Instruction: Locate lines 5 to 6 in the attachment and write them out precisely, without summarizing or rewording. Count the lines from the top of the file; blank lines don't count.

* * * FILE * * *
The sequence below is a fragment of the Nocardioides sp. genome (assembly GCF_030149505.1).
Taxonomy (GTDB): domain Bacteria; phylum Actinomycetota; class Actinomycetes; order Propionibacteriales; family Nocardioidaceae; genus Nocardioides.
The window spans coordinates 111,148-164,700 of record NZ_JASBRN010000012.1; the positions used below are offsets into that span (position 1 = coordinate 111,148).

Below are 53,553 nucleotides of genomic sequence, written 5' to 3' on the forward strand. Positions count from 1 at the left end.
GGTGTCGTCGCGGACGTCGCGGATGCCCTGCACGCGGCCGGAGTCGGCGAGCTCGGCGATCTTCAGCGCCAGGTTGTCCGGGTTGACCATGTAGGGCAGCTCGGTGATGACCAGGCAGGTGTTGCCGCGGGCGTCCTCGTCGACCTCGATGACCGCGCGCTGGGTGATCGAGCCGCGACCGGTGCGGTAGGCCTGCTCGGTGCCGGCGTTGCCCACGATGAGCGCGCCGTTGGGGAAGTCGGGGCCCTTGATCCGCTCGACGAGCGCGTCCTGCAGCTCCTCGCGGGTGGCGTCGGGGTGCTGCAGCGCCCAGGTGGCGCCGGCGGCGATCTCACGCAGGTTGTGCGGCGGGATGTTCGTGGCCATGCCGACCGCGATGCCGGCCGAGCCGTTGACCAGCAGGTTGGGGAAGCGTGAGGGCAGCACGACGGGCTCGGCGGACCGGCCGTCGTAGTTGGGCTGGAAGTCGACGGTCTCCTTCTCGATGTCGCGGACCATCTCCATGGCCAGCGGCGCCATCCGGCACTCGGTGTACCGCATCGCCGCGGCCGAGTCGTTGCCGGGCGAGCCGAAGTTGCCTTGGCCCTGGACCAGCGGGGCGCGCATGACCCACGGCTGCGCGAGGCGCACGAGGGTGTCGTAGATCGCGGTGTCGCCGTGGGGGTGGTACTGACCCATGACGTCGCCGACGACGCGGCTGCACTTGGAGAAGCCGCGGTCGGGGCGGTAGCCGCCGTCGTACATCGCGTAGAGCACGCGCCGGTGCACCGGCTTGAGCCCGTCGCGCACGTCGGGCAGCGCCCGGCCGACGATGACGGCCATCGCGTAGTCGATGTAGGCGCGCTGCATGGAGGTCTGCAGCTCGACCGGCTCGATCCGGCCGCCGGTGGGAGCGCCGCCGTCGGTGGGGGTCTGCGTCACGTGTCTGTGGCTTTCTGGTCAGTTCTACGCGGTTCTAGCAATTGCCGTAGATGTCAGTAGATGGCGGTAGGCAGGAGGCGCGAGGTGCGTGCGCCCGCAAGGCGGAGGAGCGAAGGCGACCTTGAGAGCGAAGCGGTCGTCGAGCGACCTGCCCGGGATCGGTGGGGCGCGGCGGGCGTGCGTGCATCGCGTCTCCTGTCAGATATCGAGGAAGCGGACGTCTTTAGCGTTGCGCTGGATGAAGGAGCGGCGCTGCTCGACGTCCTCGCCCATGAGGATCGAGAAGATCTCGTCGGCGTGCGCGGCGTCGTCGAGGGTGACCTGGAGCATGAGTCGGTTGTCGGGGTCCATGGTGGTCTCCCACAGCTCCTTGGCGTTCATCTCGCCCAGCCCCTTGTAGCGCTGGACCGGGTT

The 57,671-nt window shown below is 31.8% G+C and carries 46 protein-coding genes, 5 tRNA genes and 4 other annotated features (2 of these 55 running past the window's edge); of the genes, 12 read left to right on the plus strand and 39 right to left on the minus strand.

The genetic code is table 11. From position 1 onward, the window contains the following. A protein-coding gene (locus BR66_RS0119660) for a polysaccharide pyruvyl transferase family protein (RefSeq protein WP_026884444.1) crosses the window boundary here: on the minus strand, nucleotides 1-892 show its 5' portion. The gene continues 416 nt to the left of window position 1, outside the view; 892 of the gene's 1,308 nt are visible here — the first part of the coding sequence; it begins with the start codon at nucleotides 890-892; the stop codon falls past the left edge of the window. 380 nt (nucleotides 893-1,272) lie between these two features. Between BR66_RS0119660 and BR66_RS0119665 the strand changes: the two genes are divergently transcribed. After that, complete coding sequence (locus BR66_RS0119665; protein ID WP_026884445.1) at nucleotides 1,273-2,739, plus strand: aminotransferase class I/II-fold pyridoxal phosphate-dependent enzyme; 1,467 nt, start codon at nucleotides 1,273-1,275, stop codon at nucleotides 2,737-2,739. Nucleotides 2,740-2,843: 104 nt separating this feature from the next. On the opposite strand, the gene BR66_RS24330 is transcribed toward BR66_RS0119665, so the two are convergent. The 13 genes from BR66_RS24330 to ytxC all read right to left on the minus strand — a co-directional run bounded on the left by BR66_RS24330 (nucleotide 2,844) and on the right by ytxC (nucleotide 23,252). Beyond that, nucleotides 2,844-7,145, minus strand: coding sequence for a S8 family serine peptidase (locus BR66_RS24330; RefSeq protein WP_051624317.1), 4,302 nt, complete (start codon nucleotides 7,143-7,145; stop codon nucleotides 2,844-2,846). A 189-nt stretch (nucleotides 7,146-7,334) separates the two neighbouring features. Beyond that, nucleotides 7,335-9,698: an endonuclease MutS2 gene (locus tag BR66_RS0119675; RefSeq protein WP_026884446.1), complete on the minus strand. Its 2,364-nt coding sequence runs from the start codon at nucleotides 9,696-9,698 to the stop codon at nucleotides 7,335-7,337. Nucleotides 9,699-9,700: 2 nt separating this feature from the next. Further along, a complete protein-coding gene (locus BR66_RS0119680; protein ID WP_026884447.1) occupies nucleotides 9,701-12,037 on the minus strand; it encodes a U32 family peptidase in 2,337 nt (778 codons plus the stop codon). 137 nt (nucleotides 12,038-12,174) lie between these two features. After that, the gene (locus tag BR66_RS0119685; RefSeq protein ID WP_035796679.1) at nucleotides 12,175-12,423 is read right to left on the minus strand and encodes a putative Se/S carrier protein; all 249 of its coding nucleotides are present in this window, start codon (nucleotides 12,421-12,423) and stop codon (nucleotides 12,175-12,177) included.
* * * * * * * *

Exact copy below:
GGTGTCGTCGCGGACGTCGCGGATGCCCTGCACGCGGCCGGAGTCGGCGAGCTCGGCGATCTTCAGCGCCAGGTTGTCCGGGTTGACCATGTAGGGCAGCTCGGTGATGACCAGGCAGGTGTTGCCGCGGGCGTCCTCGTCGACCTCGATGACCGCGCGCTGGGTGATCGAGCCGCGACCGGTGCGGTAGGCCTGCTCGGTGCCGGCGTTGCCCACGATGAGCGCGCCGTTGGGGAAGTCGGGGCCCTTGATCCGCTCGACGAGCGCGTCCTGCAGCTCCTCGCGGGTGGCGTCGGGGTGCTGCAGCGCCCAGGTGGCGCCGGCGGCGATCTCACGCAGGTTGTGCGGCGGGATGTTCGTGGCCATGCCGACCGCGATGCCGGCCGAGCCGTTGACCAGCAGGTTGGGGAAGCGTGAGGGCAGCACGACGGGCTCGGCGGACCGGCCGTCGTAGTTGGGCTGGAAGTCGACGGTCTCCTTCTCGATGTCGCGGACCATCTCCATGGCCAGCGGCGCCATCCGGCACTCGGTGTACCGCATCGCCGCGGCCGAGTCGTTGCCGGGCGAGCCGAAGTTGCCTTGGCCCTGGACCAGCGGGGCGCGCATGACCCACGGCTGCGCGAGGCGCACGAGGGTGTCGTAGATCGCGGTGTCGCCGTGGGGGTGGTACTGACCCATGACGTCGCCGACGACGCGGCTGCACTTGGAGAAGCCGCGGTCGGGGCGGTAGCCGCCGTCGTACATCGCGTAGAGCACGCGCCGGTGCACCGGCTTGAGCCCGTCGCGCACGTCGGGCAGCGCCCGGCCGACGATGACGGCCATCGCGTAGTCGATGTAGGCGCGCTGCATGGAGGTCTGCAGCTCGACCGGCTCGATCCGGCCGCCGGTGGGAGCGCCGCCGTCGGTGGGGGTCTGCGTCACGTGTCTGTGGCTTTCTGGTCAGTTCTACGCGGTTCTAGCAATTGCCGTAGATGTCAGTAGATGGCGGTAGGCAGGAGGCGCGAGGTGCGTGCGCCCGCAAGGCGGAGGAGCGAAGGCGACCTTGAGAGCGAAGCGGTCGTCGAGCGACCTGCCCGGGATCGGTGGGGCGCGGCGGGCGTGCGTGCATCGCGTCTCCTGTCAGATATCGAGGAAGCGGACGTCTTTAGCGTTGCGCTGGATGAAGGAGCGGCGCTGCTCGACGTCCTCGCCCATGAGGATCGAGAAGATCTCGTCGGCGTGCGCGGCGTCGTCGAGGGTGACCTGGAGCATGAGTCGGTTGTCGGGGTCCATGGTGGTCTCCCACAGCTCCTTGGCGTTCATCTCGCCCAGCCCCTTGTAGCGCTGGACCGGGTT

The 57,671-nt window shown below is 31.8% G+C and carries 46 protein-coding genes, 5 tRNA genes and 4 other annotated features (2 of these 55 running past the window's edge); of the genes, 12 read left to right on the plus strand and 39 right to left on the minus strand.